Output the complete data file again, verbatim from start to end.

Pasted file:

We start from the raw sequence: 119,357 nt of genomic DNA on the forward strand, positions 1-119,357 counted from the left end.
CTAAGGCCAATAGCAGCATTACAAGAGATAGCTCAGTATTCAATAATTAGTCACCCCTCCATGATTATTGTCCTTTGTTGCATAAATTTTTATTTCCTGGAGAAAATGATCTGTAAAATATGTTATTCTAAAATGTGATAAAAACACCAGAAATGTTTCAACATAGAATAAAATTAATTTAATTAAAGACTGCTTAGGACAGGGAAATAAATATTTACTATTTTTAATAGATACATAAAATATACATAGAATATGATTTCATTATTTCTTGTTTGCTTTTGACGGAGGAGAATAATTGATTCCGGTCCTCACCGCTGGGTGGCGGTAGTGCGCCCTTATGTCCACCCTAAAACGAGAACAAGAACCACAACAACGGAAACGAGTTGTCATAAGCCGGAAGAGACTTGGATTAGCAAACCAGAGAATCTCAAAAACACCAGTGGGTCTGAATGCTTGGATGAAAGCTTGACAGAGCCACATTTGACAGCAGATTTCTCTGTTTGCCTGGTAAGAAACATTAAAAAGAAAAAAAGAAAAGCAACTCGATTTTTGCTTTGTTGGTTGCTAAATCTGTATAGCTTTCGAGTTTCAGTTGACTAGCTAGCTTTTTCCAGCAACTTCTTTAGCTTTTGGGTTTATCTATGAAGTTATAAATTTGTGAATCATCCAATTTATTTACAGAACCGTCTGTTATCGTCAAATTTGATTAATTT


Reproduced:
We start from the raw sequence: 119,357 nt of genomic DNA on the forward strand, positions 1-119,357 counted from the left end.
CTAAGGCCAATAGCAGCATTACAAGAGATAGCTCAGTATTCAATAATTAGTCACCCCTCCATGATTATTGTCCTTTGTTGCATAAATTTTTATTTCCTGGAGAAAATGATCTGTAAAATATGTTATTCTAAAATGTGATAAAAACACCAGAAATGTTTCAACATAGAATAAAATTAATTTAATTAAAGACTGCTTAGGACAGGGAAATAAATATTTACTATTTTTAATAGATACATAAAATATACATAGAATATGATTTCATTATTTCTTGTTTGCTTTTGACGGAGGAGAATAATTGATTCCGGTCCTCACCGCTGGGTGGCGGTAGTGCGCCCTTATGTCCACCCTAAAACGAGAACAAGAACCACAACAACGGAAACGAGTTGTCATAAGCCGGAAGAGACTTGGATTAGCAAACCAGAGAATCTCAAAAACACCAGTGGGTCTGAATGCTTGGATGAAAGCTTGACAGAGCCACATTTGACAGCAGATTTCTCTGTTTGCCTGGTAAGAAACATTAAAAAGAAAAAAAGAAAAGCAACTCGATTTTTGCTTTGTTGGTTGCTAAATCTGTATAGCTTTCGAGTTTCAGTTGACTAGCTAGCTTTTTCCAGCAACTTCTTTAGCTTTTGGGTTTATCTATGAAGTTATAAATTTGTGAATCATCCAATTTATTTACAGAACCGTCTGTTATCGTCAAATTTGATTAATTT